Means and Groundstone

We are pleased to announce the addition of Dr. Bernard K. Means as a research affiliate of the Center for Regional Heritage Research. Means has a B.A. in Anthropology and a minor in Physics from Occidental College and a Ph.D. in Anthropology from Arizona State University. His dissertation research involved applying new theories and cutting-edge technologies to American Indian village sites from southwestern Pennsylvania, many excavated during the 1930s by New Deal archaeologists. Means’ scholarly pursuits include reconstructing American Indian village life from cross-cultural studies of village spatial and social organizations, the research potential of archaeological collections, and the history of archaeology across the Americas, especially during the Great Depression. He is the author of Circular Villages of the Monongahela Tradition (2007) and editor of and contributor to the Shovel Ready: Archaeology and Roosevelt’s New Deal for America (2013), as well as numerous articles on the Monongahela tradition and New Deal archaeology. Means currently teaches archaeology courses at the School of World Studies at Virginia Commonwealth University and is director of the Virtual Curation Laboratory, which is creating three-dimensional digital models of archaeological objects used for teaching, research, and public outreach.


The Virtual Curation Laboratory is a research effort currently funded by the Department of Defense’s Legacy Program. Research in the Virtual Curation Laboratory by Means and his students is regularly published in archaeology journals, including “Virtual Artifact Curation of the Historical Past and the Next Engine Desktop 3D Scanner” by Bernard K. Means, Ashley McCuistion (VCU alumnus) and Courtney Bowles (VCU Alumnus) in Technical Briefs in Historical Archaeology 7: 1-12. Papers related to work in the Virtual Curation Laboratory by Dr. Means and his students were also recently published in 2014 in the Pennsylvania Archaeologist and the Quarterly Bulletin of the Archeological Society of Virginia. He is also chair of the Society for American Archaeology’s History of Archaeology Interest Group (HAIG).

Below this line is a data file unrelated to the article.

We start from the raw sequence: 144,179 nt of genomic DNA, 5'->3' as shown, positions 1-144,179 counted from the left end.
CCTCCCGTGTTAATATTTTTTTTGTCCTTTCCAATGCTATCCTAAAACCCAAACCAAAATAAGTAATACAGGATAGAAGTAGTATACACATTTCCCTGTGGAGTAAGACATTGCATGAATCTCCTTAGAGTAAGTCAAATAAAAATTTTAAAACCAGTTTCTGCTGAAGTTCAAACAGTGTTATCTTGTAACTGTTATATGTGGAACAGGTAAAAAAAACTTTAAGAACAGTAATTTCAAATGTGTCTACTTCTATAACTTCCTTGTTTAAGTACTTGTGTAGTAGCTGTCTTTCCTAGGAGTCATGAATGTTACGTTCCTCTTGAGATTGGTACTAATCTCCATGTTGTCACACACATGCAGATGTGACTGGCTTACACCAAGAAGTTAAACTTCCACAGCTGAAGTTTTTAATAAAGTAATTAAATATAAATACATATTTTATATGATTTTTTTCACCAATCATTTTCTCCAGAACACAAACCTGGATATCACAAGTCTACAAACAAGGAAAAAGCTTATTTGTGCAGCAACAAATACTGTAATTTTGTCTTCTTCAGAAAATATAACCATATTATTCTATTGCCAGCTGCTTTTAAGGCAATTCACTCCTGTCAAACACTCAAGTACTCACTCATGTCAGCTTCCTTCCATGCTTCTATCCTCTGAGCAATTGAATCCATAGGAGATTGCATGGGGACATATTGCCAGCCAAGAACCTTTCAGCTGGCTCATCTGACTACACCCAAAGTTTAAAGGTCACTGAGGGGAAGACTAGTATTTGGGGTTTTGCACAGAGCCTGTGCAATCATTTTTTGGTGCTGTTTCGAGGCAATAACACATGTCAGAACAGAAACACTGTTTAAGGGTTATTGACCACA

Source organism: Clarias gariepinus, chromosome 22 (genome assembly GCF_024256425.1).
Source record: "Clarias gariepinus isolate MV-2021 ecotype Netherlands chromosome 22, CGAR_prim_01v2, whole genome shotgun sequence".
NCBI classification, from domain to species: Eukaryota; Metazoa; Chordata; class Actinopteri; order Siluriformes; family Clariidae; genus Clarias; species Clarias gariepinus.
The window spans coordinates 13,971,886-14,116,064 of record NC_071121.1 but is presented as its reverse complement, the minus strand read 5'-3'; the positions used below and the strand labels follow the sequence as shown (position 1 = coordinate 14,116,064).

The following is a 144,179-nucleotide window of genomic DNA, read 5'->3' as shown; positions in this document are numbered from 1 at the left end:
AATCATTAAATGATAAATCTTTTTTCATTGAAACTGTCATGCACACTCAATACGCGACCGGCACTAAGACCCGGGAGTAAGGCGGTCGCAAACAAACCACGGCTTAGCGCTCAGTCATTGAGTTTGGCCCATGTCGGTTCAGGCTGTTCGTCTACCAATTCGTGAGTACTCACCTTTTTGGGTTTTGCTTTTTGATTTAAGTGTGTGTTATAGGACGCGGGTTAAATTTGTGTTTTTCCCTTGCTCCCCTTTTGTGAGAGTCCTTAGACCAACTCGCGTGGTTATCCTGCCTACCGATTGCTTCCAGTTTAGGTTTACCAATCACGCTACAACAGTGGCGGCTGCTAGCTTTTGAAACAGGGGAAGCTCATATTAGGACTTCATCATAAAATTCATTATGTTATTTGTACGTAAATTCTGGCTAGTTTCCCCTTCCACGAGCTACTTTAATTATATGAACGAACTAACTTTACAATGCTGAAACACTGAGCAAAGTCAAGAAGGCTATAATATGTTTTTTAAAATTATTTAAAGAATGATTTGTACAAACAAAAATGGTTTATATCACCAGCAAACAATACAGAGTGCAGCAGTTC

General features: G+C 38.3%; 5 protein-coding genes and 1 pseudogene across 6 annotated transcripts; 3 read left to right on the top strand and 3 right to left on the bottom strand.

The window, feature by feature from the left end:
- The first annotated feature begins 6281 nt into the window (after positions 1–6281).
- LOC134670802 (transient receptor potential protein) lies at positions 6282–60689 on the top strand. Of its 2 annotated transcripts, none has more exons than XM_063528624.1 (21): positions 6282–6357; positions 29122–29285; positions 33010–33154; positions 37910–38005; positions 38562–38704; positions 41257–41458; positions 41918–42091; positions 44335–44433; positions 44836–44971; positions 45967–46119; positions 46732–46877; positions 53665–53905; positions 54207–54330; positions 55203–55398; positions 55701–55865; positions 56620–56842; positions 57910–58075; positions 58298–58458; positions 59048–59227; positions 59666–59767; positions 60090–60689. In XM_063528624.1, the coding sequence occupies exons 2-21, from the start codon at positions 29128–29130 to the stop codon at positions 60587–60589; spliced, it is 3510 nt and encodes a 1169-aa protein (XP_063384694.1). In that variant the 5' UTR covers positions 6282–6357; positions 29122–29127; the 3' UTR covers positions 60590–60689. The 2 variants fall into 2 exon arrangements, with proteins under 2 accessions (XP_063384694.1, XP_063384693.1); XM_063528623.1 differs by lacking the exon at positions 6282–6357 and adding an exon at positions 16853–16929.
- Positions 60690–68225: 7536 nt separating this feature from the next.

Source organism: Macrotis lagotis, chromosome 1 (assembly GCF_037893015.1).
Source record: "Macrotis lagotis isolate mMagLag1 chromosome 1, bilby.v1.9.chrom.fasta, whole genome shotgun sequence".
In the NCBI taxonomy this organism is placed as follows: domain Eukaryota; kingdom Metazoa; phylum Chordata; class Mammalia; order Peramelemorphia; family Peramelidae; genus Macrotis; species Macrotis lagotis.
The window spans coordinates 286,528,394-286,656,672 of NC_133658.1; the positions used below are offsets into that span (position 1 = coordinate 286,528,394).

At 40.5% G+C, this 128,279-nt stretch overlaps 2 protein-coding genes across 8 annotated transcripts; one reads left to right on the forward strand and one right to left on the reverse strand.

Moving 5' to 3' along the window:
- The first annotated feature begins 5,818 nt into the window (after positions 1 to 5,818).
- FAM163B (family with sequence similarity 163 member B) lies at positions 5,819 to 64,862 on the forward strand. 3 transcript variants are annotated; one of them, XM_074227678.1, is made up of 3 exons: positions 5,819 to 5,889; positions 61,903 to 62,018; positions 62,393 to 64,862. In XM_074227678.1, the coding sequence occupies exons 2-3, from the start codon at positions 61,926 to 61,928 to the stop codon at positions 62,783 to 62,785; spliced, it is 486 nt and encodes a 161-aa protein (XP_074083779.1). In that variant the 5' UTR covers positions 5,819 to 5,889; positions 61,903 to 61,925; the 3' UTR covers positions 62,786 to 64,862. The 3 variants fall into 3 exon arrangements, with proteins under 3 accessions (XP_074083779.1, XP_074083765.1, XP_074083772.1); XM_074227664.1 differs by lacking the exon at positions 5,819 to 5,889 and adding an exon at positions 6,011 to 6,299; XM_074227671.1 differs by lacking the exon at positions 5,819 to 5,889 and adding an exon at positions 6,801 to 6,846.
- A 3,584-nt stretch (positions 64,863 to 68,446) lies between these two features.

We look forward to expanding our work with the Virtual Curation Laboratory at VCU!


On another note, we also wanted to feature a few specimens of groundstone artifacts that we scanned while at the Texas Parks and Wildlife Department (below). Many thanks go out to our friends at the TPWD for access and permission to scan these artifacts, and we are very excited about unveiling the TPWD digital collection in CRHR:ARCHIVE in the very near future. Click on either animation to enlarge it.




Written by zselden

My research is focused at the confluence of archaeology, engineering, computer science, and the humanities. I am particularly interested in the application of 3D technologies to archaeological problems, geometric morphometrics, network analyses, archaeological theory, and archaeological science.


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